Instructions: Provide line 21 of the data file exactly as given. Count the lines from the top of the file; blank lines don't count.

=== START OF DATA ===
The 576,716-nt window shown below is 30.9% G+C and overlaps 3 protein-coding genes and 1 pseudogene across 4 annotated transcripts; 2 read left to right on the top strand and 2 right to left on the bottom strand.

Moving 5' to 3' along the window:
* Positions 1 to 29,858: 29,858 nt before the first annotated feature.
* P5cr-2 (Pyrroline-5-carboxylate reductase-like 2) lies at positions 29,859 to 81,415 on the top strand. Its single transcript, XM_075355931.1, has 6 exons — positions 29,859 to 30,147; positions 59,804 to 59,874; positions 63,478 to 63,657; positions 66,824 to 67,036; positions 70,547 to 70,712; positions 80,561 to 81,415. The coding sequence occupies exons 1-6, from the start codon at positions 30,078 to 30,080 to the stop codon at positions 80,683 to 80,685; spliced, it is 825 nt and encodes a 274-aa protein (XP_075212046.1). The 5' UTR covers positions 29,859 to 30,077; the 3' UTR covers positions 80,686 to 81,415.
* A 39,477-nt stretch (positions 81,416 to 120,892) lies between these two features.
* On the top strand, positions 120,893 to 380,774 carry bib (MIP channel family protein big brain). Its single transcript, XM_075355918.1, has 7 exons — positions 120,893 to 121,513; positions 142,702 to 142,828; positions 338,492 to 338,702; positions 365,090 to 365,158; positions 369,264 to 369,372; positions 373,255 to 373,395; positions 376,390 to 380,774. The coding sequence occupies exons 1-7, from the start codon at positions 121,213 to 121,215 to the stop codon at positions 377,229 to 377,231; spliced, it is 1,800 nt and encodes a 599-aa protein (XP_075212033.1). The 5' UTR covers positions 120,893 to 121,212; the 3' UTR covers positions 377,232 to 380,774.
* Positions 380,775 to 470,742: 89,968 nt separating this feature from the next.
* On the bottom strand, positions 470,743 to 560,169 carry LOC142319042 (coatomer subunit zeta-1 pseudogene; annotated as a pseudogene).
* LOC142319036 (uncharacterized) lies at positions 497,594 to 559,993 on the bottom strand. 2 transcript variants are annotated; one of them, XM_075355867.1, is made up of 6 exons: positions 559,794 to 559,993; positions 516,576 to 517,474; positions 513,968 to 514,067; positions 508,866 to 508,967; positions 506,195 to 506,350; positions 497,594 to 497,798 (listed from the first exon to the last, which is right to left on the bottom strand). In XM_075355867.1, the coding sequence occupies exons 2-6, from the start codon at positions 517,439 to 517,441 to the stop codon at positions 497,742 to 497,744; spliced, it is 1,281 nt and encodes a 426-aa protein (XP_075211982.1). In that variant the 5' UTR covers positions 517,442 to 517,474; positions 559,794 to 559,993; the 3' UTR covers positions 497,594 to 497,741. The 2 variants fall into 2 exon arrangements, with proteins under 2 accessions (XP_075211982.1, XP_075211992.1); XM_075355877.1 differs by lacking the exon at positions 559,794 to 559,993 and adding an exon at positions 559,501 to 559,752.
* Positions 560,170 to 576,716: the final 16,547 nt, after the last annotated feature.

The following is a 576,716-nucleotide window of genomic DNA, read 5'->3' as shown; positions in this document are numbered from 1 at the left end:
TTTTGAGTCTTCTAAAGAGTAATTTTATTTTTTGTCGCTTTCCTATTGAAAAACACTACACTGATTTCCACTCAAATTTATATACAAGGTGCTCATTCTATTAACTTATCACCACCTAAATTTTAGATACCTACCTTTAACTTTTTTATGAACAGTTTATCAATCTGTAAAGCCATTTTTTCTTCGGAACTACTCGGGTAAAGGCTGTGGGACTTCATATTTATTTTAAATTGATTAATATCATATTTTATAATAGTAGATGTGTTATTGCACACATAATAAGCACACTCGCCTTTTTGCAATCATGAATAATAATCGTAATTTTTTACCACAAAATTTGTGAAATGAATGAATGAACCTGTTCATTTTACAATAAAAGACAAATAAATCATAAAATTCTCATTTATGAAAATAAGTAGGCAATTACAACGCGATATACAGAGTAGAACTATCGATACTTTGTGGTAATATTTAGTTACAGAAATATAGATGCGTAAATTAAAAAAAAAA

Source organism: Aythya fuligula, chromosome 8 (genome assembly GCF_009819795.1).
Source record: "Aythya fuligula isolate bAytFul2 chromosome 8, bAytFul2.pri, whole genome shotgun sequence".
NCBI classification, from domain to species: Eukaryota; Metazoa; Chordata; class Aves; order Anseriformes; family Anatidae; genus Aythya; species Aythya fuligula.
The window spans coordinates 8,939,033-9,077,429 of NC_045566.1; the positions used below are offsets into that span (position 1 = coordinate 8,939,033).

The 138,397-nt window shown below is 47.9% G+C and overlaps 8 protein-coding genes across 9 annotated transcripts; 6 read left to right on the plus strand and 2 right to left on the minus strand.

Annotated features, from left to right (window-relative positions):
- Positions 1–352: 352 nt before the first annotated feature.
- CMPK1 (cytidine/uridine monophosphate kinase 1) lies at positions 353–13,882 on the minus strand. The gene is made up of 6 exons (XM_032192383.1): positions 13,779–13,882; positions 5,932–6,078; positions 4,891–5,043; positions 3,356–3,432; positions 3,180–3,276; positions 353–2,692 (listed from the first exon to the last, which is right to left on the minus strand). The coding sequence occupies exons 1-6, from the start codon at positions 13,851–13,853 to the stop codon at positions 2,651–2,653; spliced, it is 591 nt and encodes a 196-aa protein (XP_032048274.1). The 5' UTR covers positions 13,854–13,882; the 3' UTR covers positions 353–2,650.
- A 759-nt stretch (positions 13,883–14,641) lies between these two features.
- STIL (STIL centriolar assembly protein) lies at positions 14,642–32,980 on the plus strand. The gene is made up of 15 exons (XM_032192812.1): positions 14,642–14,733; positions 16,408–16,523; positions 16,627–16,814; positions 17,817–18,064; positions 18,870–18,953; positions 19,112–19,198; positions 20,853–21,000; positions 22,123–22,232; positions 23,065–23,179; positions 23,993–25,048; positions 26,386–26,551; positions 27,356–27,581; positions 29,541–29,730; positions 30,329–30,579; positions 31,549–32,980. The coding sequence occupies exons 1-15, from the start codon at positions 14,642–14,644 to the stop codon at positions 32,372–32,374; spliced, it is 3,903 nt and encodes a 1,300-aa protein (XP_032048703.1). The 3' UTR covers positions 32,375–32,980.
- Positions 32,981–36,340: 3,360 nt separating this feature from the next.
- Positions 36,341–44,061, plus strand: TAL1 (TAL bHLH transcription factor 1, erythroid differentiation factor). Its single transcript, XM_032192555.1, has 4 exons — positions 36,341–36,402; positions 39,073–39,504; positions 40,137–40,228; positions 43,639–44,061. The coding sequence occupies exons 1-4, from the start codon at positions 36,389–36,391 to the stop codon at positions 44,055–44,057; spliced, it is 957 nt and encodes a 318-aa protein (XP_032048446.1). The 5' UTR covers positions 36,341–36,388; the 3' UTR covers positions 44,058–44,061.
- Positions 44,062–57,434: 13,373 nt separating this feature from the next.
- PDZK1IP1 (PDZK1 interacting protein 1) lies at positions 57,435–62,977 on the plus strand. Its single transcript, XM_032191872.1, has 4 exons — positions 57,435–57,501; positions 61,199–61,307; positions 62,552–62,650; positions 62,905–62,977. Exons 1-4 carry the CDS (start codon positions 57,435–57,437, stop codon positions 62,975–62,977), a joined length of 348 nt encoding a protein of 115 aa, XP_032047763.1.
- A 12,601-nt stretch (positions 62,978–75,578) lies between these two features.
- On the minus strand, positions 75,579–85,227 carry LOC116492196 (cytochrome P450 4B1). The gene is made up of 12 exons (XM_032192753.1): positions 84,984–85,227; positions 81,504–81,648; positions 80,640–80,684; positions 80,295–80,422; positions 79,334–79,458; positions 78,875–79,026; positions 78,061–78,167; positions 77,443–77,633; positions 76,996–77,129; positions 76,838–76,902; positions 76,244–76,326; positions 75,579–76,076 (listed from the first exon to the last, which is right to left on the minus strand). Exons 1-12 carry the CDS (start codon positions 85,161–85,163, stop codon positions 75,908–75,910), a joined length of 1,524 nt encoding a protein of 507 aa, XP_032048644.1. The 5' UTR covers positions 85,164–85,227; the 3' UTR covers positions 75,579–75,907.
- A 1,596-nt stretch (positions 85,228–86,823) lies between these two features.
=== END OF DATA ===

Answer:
- A 759-nt stretch (positions 13,883–14,641) lies between these two features.